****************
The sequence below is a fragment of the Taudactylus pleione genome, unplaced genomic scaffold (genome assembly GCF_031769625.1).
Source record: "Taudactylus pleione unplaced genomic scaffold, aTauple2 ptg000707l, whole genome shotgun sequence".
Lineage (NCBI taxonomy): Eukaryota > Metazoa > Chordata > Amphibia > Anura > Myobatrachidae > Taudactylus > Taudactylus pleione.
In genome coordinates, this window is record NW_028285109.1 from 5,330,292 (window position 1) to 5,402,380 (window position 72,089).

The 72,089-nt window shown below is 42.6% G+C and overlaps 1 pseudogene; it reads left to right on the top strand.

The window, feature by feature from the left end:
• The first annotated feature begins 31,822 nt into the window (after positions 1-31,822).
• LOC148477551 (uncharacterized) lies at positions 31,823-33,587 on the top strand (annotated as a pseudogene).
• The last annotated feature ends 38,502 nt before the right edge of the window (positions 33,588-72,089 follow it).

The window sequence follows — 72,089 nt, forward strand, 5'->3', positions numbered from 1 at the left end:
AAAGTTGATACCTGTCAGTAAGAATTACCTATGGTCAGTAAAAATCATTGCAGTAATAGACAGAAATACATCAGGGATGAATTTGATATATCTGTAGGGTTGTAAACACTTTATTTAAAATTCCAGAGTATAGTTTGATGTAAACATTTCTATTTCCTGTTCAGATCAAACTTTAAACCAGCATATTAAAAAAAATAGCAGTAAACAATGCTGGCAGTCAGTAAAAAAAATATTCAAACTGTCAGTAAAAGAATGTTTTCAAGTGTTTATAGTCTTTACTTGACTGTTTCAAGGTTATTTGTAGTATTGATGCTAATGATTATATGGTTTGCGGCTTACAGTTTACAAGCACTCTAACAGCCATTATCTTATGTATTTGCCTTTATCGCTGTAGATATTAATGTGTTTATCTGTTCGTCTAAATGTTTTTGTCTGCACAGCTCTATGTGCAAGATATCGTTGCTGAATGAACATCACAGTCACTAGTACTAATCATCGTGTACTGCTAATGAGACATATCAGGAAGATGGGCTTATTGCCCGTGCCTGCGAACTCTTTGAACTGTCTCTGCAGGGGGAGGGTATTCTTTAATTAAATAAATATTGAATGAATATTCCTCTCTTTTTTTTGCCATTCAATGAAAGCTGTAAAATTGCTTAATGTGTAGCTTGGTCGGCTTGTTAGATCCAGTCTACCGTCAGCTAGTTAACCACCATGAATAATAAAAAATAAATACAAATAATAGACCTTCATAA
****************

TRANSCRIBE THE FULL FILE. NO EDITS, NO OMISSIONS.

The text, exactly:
The sequence below is a fragment of the Taudactylus pleione genome, unplaced genomic scaffold (genome assembly GCF_031769625.1).
Source record: "Taudactylus pleione unplaced genomic scaffold, aTauple2 ptg000707l, whole genome shotgun sequence".
Lineage (NCBI taxonomy): Eukaryota > Metazoa > Chordata > Amphibia > Anura > Myobatrachidae > Taudactylus > Taudactylus pleione.
In genome coordinates, this window is record NW_028285109.1 from 5,330,292 (window position 1) to 5,402,380 (window position 72,089).

The 72,089-nt window shown below is 42.6% G+C and overlaps 1 pseudogene; it reads left to right on the top strand.

The window, feature by feature from the left end:
• The first annotated feature begins 31,822 nt into the window (after positions 1-31,822).
• LOC148477551 (uncharacterized) lies at positions 31,823-33,587 on the top strand (annotated as a pseudogene).
• The last annotated feature ends 38,502 nt before the right edge of the window (positions 33,588-72,089 follow it).

The window sequence follows — 72,089 nt, forward strand, 5'->3', positions numbered from 1 at the left end:
AAAGTTGATACCTGTCAGTAAGAATTACCTATGGTCAGTAAAAATCATTGCAGTAATAGACAGAAATACATCAGGGATGAATTTGATATATCTGTAGGGTTGTAAACACTTTATTTAAAATTCCAGAGTATAGTTTGATGTAAACATTTCTATTTCCTGTTCAGATCAAACTTTAAACCAGCATATTAAAAAAAATAGCAGTAAACAATGCTGGCAGTCAGTAAAAAAAATATTCAAACTGTCAGTAAAAGAATGTTTTCAAGTGTTTATAGTCTTTACTTGACTGTTTCAAGGTTATTTGTAGTATTGATGCTAATGATTATATGGTTTGCGGCTTACAGTTTACAAGCACTCTAACAGCCATTATCTTATGTATTTGCCTTTATCGCTGTAGATATTAATGTGTTTATCTGTTCGTCTAAATGTTTTTGTCTGCACAGCTCTATGTGCAAGATATCGTTGCTGAATGAACATCACAGTCACTAGTACTAATCATCGTGTACTGCTAATGAGACATATCAGGAAGATGGGCTTATTGCCCGTGCCTGCGAACTCTTTGAACTGTCTCTGCAGGGGGAGGGTATTCTTTAATTAAATAAATATTGAATGAATATTCCTCTCTTTTTTTTGCCATTCAATGAAAGCTGTAAAATTGCTTAATGTGTAGCTTGGTCGGCTTGTTAGATCCAGTCTACCGTCAGCTAGTTAACCACCATGAATAATAAAAAATAAATACAAATAATAGACCTTCATAA